Individual alcohol consumption in Britain has declined sharply. In 2013, the average person over 15 consumed 9.4 litres of alcohol, 19 per cent less than 2004. As with drugs, the decline in use among the young is particularly notable: the proportion of young adults who are teetotal increased by 40 per cent between 2005 and 2013. But decreased drinking is not only apparent among the young fogeys: 80 per cent of adults are making some effort to drink less, according to a new study by consumer trends agency Future Foundation. No wonder that half of all nightclubs have closed in the last decade. Pubs are also closing down: there are 13 per cent fewer pubs in the UK than in 2002. 

People are too busy vying to get ahead at work to indulge in drinking. A combination of the recession, globalisation and technology has combined to make the work of work more competitive than ever: bad news for alcohol companies. “The cost-benefit analysis for people of going out and getting hammered starts to go out of favour,” says Will Seymour of Future Foundation.

Vincent Dignan is the founder of Magnific, a company that helps tech start-ups. He identifies ditching regular boozing as a turning point in his career. “I noticed a trend of other entrepreneurs drinking three, four or five times a week at different events, while their companies went nowhere,” he says. “I realised I couldn't be just another British guy getting pissed and being mildly hungover while trying to scale a website to a million visitors a month. I feel I have a very slight edge on everyone else. While they're sleeping in, I'm working.” Dignan now only drinks occasionally; he went three months without having a drop of alcohol earlier in the year.

But the decline in booze consumption isn’t only about people becoming more work-driven. There have never been more alternate ways to be entertained than resorting to the bottle. The rise of digital TV, BBC iPlayer and Netflix means most people means that most people have almost limitless choice about what to watch.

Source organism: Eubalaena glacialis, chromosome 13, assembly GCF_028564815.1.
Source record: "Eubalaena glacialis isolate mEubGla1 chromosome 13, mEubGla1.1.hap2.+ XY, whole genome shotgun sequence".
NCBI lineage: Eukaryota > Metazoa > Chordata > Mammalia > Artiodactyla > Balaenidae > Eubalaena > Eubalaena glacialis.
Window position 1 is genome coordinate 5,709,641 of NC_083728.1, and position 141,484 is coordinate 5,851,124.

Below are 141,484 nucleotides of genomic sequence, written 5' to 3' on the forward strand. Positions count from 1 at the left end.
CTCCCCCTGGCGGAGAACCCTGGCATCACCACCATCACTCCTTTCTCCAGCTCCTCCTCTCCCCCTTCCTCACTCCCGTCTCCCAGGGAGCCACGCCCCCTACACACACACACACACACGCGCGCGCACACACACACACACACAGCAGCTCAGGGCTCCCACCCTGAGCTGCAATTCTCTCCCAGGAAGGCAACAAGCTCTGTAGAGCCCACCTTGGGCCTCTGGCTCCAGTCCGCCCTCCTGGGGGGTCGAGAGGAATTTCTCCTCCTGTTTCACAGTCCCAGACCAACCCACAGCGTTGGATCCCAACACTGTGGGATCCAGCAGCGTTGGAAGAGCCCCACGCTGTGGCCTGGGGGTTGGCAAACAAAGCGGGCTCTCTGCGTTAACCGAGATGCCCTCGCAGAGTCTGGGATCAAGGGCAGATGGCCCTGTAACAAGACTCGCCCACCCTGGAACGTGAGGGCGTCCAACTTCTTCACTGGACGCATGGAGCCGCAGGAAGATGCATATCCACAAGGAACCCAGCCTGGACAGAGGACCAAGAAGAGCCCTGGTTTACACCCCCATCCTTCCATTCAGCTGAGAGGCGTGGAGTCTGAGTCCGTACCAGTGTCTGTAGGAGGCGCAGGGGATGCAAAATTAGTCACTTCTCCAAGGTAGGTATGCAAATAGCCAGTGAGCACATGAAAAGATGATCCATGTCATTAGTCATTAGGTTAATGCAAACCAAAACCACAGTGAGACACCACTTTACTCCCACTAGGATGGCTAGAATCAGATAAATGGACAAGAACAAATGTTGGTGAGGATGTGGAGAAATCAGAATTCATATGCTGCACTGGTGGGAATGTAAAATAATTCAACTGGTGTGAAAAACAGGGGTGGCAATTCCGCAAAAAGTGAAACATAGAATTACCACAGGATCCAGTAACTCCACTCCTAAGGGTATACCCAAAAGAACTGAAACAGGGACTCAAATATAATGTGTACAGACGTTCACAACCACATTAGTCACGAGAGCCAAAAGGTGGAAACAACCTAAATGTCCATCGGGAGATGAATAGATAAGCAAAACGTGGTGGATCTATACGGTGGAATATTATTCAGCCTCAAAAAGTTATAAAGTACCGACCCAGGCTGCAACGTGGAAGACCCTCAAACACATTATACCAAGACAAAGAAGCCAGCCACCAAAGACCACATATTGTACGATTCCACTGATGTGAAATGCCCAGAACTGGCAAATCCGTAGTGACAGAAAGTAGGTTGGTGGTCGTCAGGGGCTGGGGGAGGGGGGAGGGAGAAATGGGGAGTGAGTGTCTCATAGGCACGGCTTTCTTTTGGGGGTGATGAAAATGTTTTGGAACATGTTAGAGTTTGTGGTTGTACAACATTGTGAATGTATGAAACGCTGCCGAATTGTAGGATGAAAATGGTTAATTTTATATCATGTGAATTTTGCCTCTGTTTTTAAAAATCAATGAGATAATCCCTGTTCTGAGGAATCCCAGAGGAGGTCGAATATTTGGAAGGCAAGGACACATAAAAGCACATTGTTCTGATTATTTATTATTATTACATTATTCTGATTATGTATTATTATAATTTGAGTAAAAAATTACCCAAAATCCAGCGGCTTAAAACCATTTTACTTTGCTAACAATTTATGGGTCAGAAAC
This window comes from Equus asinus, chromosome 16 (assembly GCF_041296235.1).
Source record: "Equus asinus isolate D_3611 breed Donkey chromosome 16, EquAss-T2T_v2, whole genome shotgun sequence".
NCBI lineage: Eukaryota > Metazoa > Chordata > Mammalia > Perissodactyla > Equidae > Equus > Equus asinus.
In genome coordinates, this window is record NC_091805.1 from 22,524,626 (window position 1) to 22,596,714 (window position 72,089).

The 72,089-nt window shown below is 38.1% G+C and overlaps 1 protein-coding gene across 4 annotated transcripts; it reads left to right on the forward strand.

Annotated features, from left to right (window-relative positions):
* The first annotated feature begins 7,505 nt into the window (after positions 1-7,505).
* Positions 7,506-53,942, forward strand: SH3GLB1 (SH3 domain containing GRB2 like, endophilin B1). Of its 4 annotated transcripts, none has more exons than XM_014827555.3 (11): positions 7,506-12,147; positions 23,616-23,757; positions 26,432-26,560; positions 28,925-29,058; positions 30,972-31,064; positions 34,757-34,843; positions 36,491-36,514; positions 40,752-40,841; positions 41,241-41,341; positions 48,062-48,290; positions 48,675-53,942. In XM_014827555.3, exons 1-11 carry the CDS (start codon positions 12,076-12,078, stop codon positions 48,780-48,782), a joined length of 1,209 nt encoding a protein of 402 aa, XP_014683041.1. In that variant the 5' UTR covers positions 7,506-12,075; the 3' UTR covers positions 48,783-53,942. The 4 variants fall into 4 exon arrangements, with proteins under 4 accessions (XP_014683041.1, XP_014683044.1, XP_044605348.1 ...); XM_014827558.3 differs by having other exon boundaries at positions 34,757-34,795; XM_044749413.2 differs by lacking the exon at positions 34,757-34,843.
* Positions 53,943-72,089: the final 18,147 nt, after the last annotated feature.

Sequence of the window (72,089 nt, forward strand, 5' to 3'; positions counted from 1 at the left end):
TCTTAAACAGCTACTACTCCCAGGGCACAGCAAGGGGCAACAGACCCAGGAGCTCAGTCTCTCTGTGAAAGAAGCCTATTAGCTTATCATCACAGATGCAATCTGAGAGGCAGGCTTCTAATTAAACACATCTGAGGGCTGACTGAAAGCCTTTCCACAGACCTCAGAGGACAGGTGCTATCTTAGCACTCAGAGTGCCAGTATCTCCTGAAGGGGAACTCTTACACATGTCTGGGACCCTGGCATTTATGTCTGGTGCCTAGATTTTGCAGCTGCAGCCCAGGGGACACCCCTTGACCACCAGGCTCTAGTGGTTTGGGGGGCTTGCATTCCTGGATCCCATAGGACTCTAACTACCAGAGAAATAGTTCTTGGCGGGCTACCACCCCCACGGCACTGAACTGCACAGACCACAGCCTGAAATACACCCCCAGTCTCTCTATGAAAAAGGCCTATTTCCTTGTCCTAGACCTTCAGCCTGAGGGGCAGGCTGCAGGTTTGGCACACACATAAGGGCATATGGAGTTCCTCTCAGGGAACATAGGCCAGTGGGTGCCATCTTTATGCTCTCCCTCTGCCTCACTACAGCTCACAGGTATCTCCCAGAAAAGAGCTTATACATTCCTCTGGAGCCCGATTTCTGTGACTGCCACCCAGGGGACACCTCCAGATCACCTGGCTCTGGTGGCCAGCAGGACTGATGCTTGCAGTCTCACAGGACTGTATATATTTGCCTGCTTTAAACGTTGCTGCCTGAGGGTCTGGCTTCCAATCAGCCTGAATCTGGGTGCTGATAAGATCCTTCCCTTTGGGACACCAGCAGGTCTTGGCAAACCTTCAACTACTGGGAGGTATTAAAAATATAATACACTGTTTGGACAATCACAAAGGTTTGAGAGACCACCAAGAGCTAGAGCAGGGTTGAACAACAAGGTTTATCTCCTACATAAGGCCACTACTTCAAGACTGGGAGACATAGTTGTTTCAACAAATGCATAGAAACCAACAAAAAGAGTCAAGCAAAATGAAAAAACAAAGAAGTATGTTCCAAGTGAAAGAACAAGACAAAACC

Some social lives have also partly migrated online. In many ways this is an unfortunate development, but one upshot has been to reduce alcohol intake. “You don’t need to drink to hang out online,” says Dr James Nicholls, the author of The Politics of Alcohol who now works for Alcohol Concern. 

The sheer cost of boozing also puts people off. Although minimum pricing on booze has not been introduced, a series of taxes have made alcohol more expensive, while a ban on below-cost selling was introduced last year. Across the 28 countries of the EU, only Ireland has higher alcohol and tobacco prices than the UK today; in 1998 prices in the UK were only the fourth most expensive in the EU.

Immigration has also contributed to weaning Britain off booze. The decrease in alcohol consumption “is linked partly to demographic trends: the fall is largest in areas with greater ethnic diversity,” Nicholls says. A third of adults in London, where 37 per cent of the population is foreign born, do not drink alcohol at all, easily the highest of any region in Britain.

The alcohol industry is nothing if not resilient. “By lobbying for lower duty rates, ramping up their marketing and developing new products the big producers are doing their best to make sure the last ten years turn out to be a blip rather than a long term change in culture,” Nicholls says.

But whatever alcohol companies do to fight back against the declining popularity of booze, deep changes in British culture have made booze less attractive. Forget the horrific tales of drunken escapades from Magaluf to the Bullingdon Club. The real story is of the strange death of boozy Britain. 

Tim Wigmore is a contributing writer to the New Statesman and the author of Second XI: Cricket In Its Outposts.